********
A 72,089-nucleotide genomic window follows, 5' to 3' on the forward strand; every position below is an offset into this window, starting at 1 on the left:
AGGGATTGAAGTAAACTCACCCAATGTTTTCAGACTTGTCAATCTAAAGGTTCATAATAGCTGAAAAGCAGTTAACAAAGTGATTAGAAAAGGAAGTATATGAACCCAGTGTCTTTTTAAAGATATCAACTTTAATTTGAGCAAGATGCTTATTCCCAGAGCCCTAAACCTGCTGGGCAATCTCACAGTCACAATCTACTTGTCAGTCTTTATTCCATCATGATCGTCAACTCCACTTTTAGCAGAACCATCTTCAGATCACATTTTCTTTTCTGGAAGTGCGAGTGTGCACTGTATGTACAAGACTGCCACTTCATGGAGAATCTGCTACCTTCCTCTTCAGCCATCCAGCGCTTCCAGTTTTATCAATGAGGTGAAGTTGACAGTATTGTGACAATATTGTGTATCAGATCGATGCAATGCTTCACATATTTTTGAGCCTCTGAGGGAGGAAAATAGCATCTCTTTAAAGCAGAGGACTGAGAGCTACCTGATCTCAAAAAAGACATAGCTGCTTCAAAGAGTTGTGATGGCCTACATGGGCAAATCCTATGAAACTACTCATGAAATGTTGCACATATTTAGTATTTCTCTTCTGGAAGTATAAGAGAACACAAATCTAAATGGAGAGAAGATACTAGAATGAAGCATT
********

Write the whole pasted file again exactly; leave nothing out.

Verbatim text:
A 72,089-nucleotide genomic window follows, 5' to 3' on the forward strand; every position below is an offset into this window, starting at 1 on the left:
AGGGATTGAAGTAAACTCACCCAATGTTTTCAGACTTGTCAATCTAAAGGTTCATAATAGCTGAAAAGCAGTTAACAAAGTGATTAGAAAAGGAAGTATATGAACCCAGTGTCTTTTTAAAGATATCAACTTTAATTTGAGCAAGATGCTTATTCCCAGAGCCCTAAACCTGCTGGGCAATCTCACAGTCACAATCTACTTGTCAGTCTTTATTCCATCATGATCGTCAACTCCACTTTTAGCAGAACCATCTTCAGATCACATTTTCTTTTCTGGAAGTGCGAGTGTGCACTGTATGTACAAGACTGCCACTTCATGGAGAATCTGCTACCTTCCTCTTCAGCCATCCAGCGCTTCCAGTTTTATCAATGAGGTGAAGTTGACAGTATTGTGACAATATTGTGTATCAGATCGATGCAATGCTTCACATATTTTTGAGCCTCTGAGGGAGGAAAATAGCATCTCTTTAAAGCAGAGGACTGAGAGCTACCTGATCTCAAAAAAGACATAGCTGCTTCAAAGAGTTGTGATGGCCTACATGGGCAAATCCTATGAAACTACTCATGAAATGTTGCACATATTTAGTATTTCTCTTCTGGAAGTATAAGAGAACACAAATCTAAATGGAGAGAAGATACTAGAATGAAGCATT